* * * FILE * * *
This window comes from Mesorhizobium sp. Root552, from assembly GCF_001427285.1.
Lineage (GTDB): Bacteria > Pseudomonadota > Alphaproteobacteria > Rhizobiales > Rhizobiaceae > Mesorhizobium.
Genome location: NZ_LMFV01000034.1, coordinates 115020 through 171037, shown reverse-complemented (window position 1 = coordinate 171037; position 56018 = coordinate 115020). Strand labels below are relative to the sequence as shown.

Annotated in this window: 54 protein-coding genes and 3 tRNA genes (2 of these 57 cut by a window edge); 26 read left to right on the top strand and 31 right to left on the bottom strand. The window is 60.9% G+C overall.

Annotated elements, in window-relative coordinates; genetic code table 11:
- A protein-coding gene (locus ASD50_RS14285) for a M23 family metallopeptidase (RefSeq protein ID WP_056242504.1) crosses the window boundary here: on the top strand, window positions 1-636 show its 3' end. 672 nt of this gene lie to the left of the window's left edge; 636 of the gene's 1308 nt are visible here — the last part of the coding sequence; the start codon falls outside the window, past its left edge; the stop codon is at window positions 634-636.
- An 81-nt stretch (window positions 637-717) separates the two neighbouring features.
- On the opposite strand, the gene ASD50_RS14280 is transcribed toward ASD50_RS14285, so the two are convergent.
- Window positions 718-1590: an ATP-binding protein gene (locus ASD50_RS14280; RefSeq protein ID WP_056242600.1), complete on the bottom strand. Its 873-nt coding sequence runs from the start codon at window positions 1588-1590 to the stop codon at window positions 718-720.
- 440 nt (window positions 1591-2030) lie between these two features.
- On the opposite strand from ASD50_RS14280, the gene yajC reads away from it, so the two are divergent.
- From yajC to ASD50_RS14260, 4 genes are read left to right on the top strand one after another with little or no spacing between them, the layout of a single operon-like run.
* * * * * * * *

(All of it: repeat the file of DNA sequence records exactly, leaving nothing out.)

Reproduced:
This window comes from Mesorhizobium sp. Root552, from assembly GCF_001427285.1.
Lineage (GTDB): Bacteria > Pseudomonadota > Alphaproteobacteria > Rhizobiales > Rhizobiaceae > Mesorhizobium.
Genome location: NZ_LMFV01000034.1, coordinates 115020 through 171037, shown reverse-complemented (window position 1 = coordinate 171037; position 56018 = coordinate 115020). Strand labels below are relative to the sequence as shown.

Annotated in this window: 54 protein-coding genes and 3 tRNA genes (2 of these 57 cut by a window edge); 26 read left to right on the top strand and 31 right to left on the bottom strand. The window is 60.9% G+C overall.

Annotated elements, in window-relative coordinates; genetic code table 11:
- A protein-coding gene (locus ASD50_RS14285) for a M23 family metallopeptidase (RefSeq protein ID WP_056242504.1) crosses the window boundary here: on the top strand, window positions 1-636 show its 3' end. 672 nt of this gene lie to the left of the window's left edge; 636 of the gene's 1308 nt are visible here — the last part of the coding sequence; the start codon falls outside the window, past its left edge; the stop codon is at window positions 634-636.
- An 81-nt stretch (window positions 637-717) separates the two neighbouring features.
- On the opposite strand, the gene ASD50_RS14280 is transcribed toward ASD50_RS14285, so the two are convergent.
- Window positions 718-1590: an ATP-binding protein gene (locus ASD50_RS14280; RefSeq protein ID WP_056242600.1), complete on the bottom strand. Its 873-nt coding sequence runs from the start codon at window positions 1588-1590 to the stop codon at window positions 718-720.
- 440 nt (window positions 1591-2030) lie between these two features.
- On the opposite strand from ASD50_RS14280, the gene yajC reads away from it, so the two are divergent.
- From yajC to ASD50_RS14260, 4 genes are read left to right on the top strand one after another with little or no spacing between them, the layout of a single operon-like run.